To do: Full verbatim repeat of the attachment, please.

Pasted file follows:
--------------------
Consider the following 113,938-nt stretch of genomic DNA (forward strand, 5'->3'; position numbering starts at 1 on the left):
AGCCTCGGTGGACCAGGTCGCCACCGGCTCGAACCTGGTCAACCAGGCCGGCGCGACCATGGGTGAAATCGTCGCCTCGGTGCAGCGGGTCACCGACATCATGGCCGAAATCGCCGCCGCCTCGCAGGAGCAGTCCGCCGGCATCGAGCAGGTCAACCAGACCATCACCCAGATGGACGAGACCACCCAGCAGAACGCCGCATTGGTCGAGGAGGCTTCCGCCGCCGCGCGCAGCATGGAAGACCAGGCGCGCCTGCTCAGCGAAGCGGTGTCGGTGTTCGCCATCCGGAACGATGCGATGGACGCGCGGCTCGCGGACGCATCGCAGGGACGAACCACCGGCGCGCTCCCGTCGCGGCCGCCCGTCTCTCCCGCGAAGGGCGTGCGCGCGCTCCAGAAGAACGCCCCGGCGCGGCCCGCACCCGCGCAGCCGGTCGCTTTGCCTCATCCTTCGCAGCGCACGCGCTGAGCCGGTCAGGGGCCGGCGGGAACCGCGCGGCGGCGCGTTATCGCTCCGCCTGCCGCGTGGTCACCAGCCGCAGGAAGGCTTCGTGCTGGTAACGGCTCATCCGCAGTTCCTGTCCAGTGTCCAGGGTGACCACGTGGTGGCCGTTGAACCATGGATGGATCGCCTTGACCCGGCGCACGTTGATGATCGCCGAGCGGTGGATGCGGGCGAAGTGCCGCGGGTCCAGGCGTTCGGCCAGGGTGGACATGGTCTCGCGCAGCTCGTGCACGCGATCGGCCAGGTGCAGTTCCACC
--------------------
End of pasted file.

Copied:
Consider the following 113,938-nt stretch of genomic DNA (forward strand, 5'->3'; position numbering starts at 1 on the left):
AGCCTCGGTGGACCAGGTCGCCACCGGCTCGAACCTGGTCAACCAGGCCGGCGCGACCATGGGTGAAATCGTCGCCTCGGTGCAGCGGGTCACCGACATCATGGCCGAAATCGCCGCCGCCTCGCAGGAGCAGTCCGCCGGCATCGAGCAGGTCAACCAGACCATCACCCAGATGGACGAGACCACCCAGCAGAACGCCGCATTGGTCGAGGAGGCTTCCGCCGCCGCGCGCAGCATGGAAGACCAGGCGCGCCTGCTCAGCGAAGCGGTGTCGGTGTTCGCCATCCGGAACGATGCGATGGACGCGCGGCTCGCGGACGCATCGCAGGGACGAACCACCGGCGCGCTCCCGTCGCGGCCGCCCGTCTCTCCCGCGAAGGGCGTGCGCGCGCTCCAGAAGAACGCCCCGGCGCGGCCCGCACCCGCGCAGCCGGTCGCTTTGCCTCATCCTTCGCAGCGCACGCGCTGAGCCGGTCAGGGGCCGGCGGGAACCGCGCGGCGGCGCGTTATCGCTCCGCCTGCCGCGTGGTCACCAGCCGCAGGAAGGCTTCGTGCTGGTAACGGCTCATCCGCAGTTCCTGTCCAGTGTCCAGGGTGACCACGTGGTGGCCGTTGAACCATGGATGGATCGCCTTGACCCGGCGCACGTTGATGATCGCCGAGCGGTGGATGCGGGCGAAGTGCCGCGGGTCCAGGCGTTCGGCCAGGGTGGACATGGTCTCGCGCAGCTCGTGCACGCGATCGGCCAGGTGCAGTTCCACC